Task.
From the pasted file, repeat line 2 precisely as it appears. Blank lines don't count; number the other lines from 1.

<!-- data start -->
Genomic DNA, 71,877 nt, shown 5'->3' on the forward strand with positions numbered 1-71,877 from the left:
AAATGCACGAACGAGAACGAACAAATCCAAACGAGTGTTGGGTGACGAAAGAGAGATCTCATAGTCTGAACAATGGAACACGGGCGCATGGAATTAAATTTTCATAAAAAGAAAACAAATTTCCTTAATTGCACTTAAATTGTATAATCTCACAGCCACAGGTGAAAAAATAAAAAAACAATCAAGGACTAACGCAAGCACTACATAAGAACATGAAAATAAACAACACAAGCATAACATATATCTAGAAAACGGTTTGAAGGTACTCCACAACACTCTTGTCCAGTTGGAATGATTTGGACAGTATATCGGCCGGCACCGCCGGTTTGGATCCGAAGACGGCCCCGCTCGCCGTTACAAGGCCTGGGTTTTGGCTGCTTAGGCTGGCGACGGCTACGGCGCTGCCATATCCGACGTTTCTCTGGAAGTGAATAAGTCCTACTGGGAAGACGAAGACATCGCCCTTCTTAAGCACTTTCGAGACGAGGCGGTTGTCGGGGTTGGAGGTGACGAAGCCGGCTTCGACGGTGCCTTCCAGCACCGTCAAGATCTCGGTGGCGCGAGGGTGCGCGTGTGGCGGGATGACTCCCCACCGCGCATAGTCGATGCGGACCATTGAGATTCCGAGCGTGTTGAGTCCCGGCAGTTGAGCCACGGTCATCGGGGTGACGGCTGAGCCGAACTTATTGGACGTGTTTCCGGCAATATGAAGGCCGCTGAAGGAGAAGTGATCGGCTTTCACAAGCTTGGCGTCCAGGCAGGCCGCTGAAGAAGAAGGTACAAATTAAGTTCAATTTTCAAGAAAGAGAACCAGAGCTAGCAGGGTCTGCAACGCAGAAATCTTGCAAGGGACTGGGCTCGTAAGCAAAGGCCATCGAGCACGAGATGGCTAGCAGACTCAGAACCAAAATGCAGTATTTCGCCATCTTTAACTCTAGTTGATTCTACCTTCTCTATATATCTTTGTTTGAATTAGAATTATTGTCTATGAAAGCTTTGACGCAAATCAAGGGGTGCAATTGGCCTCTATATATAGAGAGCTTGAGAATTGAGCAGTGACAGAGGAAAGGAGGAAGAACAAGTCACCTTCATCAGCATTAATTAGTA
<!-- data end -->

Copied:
AAATGCACGAACGAGAACGAACAAATCCAAACGAGTGTTGGGTGACGAAAGAGAGATCTCATAGTCTGAACAATGGAACACGGGCGCATGGAATTAAATTTTCATAAAAAGAAAACAAATTTCCTTAATTGCACTTAAATTGTATAATCTCACAGCCACAGGTGAAAAAATAAAAAAACAATCAAGGACTAACGCAAGCACTACATAAGAACATGAAAATAAACAACACAAGCATAACATATATCTAGAAAACGGTTTGAAGGTACTCCACAACACTCTTGTCCAGTTGGAATGATTTGGACAGTATATCGGCCGGCACCGCCGGTTTGGATCCGAAGACGGCCCCGCTCGCCGTTACAAGGCCTGGGTTTTGGCTGCTTAGGCTGGCGACGGCTACGGCGCTGCCATATCCGACGTTTCTCTGGAAGTGAATAAGTCCTACTGGGAAGACGAAGACATCGCCCTTCTTAAGCACTTTCGAGACGAGGCGGTTGTCGGGGTTGGAGGTGACGAAGCCGGCTTCGACGGTGCCTTCCAGCACCGTCAAGATCTCGGTGGCGCGAGGGTGCGCGTGTGGCGGGATGACTCCCCACCGCGCATAGTCGATGCGGACCATTGAGATTCCGAGCGTGTTGAGTCCCGGCAGTTGAGCCACGGTCATCGGGGTGACGGCTGAGCCGAACTTATTGGACGTGTTTCCGGCAATATGAAGGCCGCTGAAGGAGAAGTGATCGGCTTTCACAAGCTTGGCGTCCAGGCAGGCCGCTGAAGAAGAAGGTACAAATTAAGTTCAATTTTCAAGAAAGAGAACCAGAGCTAGCAGGGTCTGCAACGCAGAAATCTTGCAAGGGACTGGGCTCGTAAGCAAAGGCCATCGAGCACGAGATGGCTAGCAGACTCAGAACCAAAATGCAGTATTTCGCCATCTTTAACTCTAGTTGATTCTACCTTCTCTATATATCTTTGTTTGAATTAGAATTATTGTCTATGAAAGCTTTGACGCAAATCAAGGGGTGCAATTGGCCTCTATATATAGAGAGCTTGAGAATTGAGCAGTGACAGAGGAAAGGAGGAAGAACAAGTCACCTTCATCAGCATTAATTAGTA